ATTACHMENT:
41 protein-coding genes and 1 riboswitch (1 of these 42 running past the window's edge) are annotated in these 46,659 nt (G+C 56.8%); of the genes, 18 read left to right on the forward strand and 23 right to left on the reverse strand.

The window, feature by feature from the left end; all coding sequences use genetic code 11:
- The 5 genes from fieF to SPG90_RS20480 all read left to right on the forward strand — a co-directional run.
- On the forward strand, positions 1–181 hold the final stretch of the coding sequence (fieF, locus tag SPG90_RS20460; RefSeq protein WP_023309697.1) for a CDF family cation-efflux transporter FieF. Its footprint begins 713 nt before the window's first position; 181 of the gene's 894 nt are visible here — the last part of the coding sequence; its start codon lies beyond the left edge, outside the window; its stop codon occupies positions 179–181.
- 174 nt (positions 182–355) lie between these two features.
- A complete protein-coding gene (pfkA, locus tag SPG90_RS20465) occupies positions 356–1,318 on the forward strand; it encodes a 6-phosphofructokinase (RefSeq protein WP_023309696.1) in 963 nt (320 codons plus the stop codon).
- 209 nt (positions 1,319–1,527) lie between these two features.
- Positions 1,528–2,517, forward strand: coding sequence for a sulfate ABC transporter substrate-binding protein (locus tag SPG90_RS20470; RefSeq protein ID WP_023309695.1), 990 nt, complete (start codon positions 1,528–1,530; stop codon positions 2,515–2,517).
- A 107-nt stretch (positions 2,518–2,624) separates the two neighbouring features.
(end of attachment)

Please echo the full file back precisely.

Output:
41 protein-coding genes and 1 riboswitch (1 of these 42 running past the window's edge) are annotated in these 46,659 nt (G+C 56.8%); of the genes, 18 read left to right on the forward strand and 23 right to left on the reverse strand.

The window, feature by feature from the left end; all coding sequences use genetic code 11:
- The 5 genes from fieF to SPG90_RS20480 all read left to right on the forward strand — a co-directional run.
- On the forward strand, positions 1–181 hold the final stretch of the coding sequence (fieF, locus tag SPG90_RS20460; RefSeq protein WP_023309697.1) for a CDF family cation-efflux transporter FieF. Its footprint begins 713 nt before the window's first position; 181 of the gene's 894 nt are visible here — the last part of the coding sequence; its start codon lies beyond the left edge, outside the window; its stop codon occupies positions 179–181.
- 174 nt (positions 182–355) lie between these two features.
- A complete protein-coding gene (pfkA, locus tag SPG90_RS20465) occupies positions 356–1,318 on the forward strand; it encodes a 6-phosphofructokinase (RefSeq protein WP_023309696.1) in 963 nt (320 codons plus the stop codon).
- 209 nt (positions 1,319–1,527) lie between these two features.
- Positions 1,528–2,517, forward strand: coding sequence for a sulfate ABC transporter substrate-binding protein (locus tag SPG90_RS20470; RefSeq protein ID WP_023309695.1), 990 nt, complete (start codon positions 1,528–1,530; stop codon positions 2,515–2,517).
- A 107-nt stretch (positions 2,518–2,624) separates the two neighbouring features.